This Sonos partnership is an obvious part of Google's attempt to integrate their AI into more entertainment-heavy areas. Recently, Google also announced its partnership with Samsung to the same end. The Samsung collaboration will give users the option to speak voice commands to change TV settings. For instance, you can verbally control the volume or change the channel.
Google Interpretation and Translation
One of the more impressive aspects of Google's AI portfolio is its Translate tool. The system can intelligently translate information in real time from one language to another. The new "Interpreter Mode" that is now available for Assistant is an insight into what Google is doing with voice tech. In Interpreter mode, it's possible to translate conversations in real-time, with support for 27 languages.
Google will also be bringing the same translation abilities into the Google Home Hub. Today, Home users can ask for Assistant's help to converse with people in another language. For instance, you could say "Hey Google, be my French translator," and the Home hub will instantly shift to interpreter mode. The translations will be available in both spoken and written format too. The feature was shown for the first time at CES 2019 this year.
What's Coming Next for Google?
It's difficult to know for certain what 2019 has in store for Google - or the cloud in general. However, it's safe to say that Google seems to have started the year on an exciting foot. While other companies have been struggling to get over the fatigue from their winter break - Google has stormed ahead. With endless announcements at CES and a range of crucial changes, we're seeing a lot of action at Google this year.
At the beginning of February, Google also revealed the fourth quarter earnings report through parent company, Alphabet. According to Alphabet, Google's "other revenue" segment, which includes the GCP, continue to grow at the end of 2018, and the beginning of this year. It's difficult to gauge for certain how significant the growth is, as the "other" segment also includes Google's hardware sales. However, for 2018's fourth quarter, Google's other segment accounted for a massive $6.49 billion. This number is 31% bigger than the profit from the last year.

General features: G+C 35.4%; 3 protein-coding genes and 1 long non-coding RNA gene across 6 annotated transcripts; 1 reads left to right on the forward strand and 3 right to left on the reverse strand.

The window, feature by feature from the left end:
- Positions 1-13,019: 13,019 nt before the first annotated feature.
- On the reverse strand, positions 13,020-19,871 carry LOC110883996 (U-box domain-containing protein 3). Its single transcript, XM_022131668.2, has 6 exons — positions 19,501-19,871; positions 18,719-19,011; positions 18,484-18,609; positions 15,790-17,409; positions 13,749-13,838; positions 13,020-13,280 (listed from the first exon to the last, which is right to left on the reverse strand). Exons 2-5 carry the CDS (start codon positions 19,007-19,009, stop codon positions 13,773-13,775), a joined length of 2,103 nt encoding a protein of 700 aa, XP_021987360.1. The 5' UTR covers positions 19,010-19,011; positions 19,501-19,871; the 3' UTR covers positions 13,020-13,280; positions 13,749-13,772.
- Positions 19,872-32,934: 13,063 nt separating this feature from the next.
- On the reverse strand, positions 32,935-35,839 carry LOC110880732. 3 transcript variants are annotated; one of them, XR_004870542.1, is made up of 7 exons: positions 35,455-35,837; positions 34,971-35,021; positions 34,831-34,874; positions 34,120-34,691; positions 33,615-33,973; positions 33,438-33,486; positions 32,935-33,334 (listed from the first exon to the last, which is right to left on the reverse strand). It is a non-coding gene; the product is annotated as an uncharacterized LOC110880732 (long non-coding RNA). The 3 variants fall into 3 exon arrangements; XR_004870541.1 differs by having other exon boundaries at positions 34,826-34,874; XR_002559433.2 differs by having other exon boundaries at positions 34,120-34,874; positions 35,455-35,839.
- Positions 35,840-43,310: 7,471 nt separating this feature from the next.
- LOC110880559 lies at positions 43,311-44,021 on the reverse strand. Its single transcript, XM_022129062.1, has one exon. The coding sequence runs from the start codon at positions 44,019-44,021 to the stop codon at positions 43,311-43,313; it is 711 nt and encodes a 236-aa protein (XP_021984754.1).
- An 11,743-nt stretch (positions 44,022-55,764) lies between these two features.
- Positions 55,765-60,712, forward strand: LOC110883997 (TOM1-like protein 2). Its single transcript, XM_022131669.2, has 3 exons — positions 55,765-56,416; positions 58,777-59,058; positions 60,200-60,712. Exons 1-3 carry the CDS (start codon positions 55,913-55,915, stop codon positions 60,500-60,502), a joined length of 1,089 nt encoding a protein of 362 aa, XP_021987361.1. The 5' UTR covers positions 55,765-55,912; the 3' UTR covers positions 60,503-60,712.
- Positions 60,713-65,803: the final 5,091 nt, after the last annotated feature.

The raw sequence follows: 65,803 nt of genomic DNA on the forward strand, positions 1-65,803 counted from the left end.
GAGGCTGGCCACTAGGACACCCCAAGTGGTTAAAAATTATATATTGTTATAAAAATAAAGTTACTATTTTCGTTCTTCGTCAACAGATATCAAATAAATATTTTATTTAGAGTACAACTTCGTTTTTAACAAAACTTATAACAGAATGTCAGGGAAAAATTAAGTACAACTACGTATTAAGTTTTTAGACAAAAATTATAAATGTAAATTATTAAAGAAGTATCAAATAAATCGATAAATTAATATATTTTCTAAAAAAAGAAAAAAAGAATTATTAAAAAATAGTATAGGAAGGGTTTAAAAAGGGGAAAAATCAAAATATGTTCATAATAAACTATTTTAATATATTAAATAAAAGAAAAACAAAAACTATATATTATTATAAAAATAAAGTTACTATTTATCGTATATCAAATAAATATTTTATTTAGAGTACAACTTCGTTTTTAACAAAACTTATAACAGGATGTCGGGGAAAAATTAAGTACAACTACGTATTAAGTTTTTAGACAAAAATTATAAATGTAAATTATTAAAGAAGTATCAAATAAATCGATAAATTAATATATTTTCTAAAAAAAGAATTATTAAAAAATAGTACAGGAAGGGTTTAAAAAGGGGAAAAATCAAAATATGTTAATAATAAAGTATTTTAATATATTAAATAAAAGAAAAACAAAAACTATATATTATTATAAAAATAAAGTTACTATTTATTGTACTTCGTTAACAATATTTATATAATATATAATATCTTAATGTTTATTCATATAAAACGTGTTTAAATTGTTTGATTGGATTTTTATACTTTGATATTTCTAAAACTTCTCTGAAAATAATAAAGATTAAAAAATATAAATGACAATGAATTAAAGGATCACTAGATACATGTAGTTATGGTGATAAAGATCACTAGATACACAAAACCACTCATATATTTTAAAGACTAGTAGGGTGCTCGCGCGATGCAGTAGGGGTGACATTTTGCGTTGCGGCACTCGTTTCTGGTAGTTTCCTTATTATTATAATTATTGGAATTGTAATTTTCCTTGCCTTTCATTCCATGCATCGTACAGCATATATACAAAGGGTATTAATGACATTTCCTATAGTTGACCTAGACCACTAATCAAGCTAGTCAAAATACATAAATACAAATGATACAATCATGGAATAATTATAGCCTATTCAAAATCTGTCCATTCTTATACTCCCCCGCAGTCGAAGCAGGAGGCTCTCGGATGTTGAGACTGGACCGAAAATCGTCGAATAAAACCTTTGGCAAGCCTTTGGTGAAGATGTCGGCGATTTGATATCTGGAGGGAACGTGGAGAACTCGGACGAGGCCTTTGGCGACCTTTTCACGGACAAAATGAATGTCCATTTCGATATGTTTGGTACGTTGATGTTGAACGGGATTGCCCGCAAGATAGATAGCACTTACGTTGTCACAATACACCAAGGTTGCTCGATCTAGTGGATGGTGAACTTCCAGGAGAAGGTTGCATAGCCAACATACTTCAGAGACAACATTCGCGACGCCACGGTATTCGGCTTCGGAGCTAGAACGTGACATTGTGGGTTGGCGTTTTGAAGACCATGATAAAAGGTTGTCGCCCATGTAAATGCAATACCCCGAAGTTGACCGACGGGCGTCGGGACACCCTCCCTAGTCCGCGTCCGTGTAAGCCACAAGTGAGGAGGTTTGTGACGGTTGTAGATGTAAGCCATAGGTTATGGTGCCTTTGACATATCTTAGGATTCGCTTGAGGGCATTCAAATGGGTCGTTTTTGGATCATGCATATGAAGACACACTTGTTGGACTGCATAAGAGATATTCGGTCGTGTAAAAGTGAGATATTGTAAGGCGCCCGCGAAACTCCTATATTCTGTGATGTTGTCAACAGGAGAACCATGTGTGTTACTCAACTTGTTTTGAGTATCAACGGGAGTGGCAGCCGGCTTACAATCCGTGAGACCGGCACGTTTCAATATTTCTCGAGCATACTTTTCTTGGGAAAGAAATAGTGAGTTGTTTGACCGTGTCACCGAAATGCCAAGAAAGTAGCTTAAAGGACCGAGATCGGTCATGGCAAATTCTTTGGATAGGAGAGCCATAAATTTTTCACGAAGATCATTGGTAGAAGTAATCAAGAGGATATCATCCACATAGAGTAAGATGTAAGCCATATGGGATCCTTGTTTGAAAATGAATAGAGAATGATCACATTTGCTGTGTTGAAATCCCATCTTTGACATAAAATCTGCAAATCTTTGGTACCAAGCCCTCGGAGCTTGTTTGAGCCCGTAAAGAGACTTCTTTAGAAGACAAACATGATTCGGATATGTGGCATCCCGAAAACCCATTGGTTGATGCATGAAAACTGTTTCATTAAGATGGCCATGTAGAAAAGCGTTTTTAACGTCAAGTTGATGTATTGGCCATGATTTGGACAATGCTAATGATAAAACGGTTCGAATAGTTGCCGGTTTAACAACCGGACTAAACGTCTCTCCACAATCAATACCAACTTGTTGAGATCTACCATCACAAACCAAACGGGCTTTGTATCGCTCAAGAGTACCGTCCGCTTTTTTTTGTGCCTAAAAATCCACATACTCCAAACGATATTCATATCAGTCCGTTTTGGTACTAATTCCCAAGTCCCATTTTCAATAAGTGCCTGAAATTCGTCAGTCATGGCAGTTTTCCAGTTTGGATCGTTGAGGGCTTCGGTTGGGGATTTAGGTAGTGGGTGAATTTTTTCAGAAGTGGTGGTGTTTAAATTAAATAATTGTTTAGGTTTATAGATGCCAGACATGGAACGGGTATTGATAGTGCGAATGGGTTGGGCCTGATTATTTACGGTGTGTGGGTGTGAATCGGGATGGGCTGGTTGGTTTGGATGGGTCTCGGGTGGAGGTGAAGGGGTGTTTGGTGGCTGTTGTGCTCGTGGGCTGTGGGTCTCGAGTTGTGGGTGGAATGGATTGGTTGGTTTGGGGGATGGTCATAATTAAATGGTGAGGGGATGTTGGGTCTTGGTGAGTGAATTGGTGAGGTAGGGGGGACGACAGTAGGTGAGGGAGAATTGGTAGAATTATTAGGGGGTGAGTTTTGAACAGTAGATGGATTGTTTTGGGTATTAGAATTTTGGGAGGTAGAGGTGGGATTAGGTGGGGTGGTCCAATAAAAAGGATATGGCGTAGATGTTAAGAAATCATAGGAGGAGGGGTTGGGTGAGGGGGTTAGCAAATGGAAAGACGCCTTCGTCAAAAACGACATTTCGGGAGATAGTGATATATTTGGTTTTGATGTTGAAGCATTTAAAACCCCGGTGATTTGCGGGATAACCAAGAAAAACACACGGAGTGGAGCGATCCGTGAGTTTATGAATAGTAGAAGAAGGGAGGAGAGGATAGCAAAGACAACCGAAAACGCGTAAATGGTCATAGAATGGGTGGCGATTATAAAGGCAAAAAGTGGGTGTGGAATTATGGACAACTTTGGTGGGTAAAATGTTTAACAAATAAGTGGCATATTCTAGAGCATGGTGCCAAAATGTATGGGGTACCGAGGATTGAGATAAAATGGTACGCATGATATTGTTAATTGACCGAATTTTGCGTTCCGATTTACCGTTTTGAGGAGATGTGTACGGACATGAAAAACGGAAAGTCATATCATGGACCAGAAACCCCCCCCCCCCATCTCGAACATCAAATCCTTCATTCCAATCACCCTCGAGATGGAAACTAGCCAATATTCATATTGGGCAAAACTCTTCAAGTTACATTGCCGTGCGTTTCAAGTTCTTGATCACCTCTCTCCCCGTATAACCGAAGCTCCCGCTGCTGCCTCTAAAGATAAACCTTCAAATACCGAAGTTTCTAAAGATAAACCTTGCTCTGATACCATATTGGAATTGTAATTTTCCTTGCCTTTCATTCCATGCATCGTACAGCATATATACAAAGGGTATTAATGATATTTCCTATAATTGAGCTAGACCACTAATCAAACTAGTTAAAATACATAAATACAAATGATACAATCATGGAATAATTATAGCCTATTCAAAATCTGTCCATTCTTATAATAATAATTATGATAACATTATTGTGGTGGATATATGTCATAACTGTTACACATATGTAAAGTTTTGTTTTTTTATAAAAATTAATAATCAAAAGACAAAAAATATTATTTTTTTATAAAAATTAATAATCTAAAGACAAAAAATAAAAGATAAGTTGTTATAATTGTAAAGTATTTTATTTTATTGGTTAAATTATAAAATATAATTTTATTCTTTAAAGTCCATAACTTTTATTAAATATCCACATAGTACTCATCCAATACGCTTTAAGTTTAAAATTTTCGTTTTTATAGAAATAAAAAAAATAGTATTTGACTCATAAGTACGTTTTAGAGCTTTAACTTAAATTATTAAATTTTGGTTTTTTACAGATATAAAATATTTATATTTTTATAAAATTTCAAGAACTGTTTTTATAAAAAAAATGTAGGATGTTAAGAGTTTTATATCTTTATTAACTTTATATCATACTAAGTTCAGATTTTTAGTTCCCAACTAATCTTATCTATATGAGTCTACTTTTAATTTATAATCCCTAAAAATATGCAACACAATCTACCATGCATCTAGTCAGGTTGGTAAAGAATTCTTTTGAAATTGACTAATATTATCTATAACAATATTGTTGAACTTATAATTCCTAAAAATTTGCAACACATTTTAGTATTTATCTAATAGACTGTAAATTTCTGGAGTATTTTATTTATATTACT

According to the Alphabet CEO, Google more than doubled its GCP deals worth over $1 million. Additionally, the number of multi-year contracts signed also increased. Pichai said that 2018 ended with Google passing another milestone. The Google Cloud G-Suite solution earned 5 million paying customers, according to reports.
During the fourth quarter for 2018, Google launched its 18th region for the Google Cloud, opened new offices in Berlin, and announced a new data center in Denmark. Additionally, Google announced that they'd be investing over $1 billion in capital improvements to develop a new campus in New York. On top of that, Google will continue to invest in data center expansion and construction. This will be crucial to the continued innovation of Google's Search and Cloud sectors.
Crucially, Google also increased its hiring patterns during the last quarter of the year. This is a sign of the moves that the company is making towards building out its sales organization. In an attempt to compete more aggressively in the year ahead, Google will be developing a bigger and better team. The number of employees hired in the last quarter alone reached over 4,000.
All the while, new innovations, and products roll out all the time. Google recently announced its open API for Google documents. The API is designed to give businesses more control over their knowledge bases and workflows. On the other hand, Google is also increasing. It's relationships with the health sector, delivering more machine learning and AI to space. The National Institutes of Health recently announced that they're bringing Google Cloud into their biomedical research.
Whatever happens this year, it's fair to say that Google isn't slowing down any time soon. To get more out of your Google strategy, reach out to Coolhead Tech today.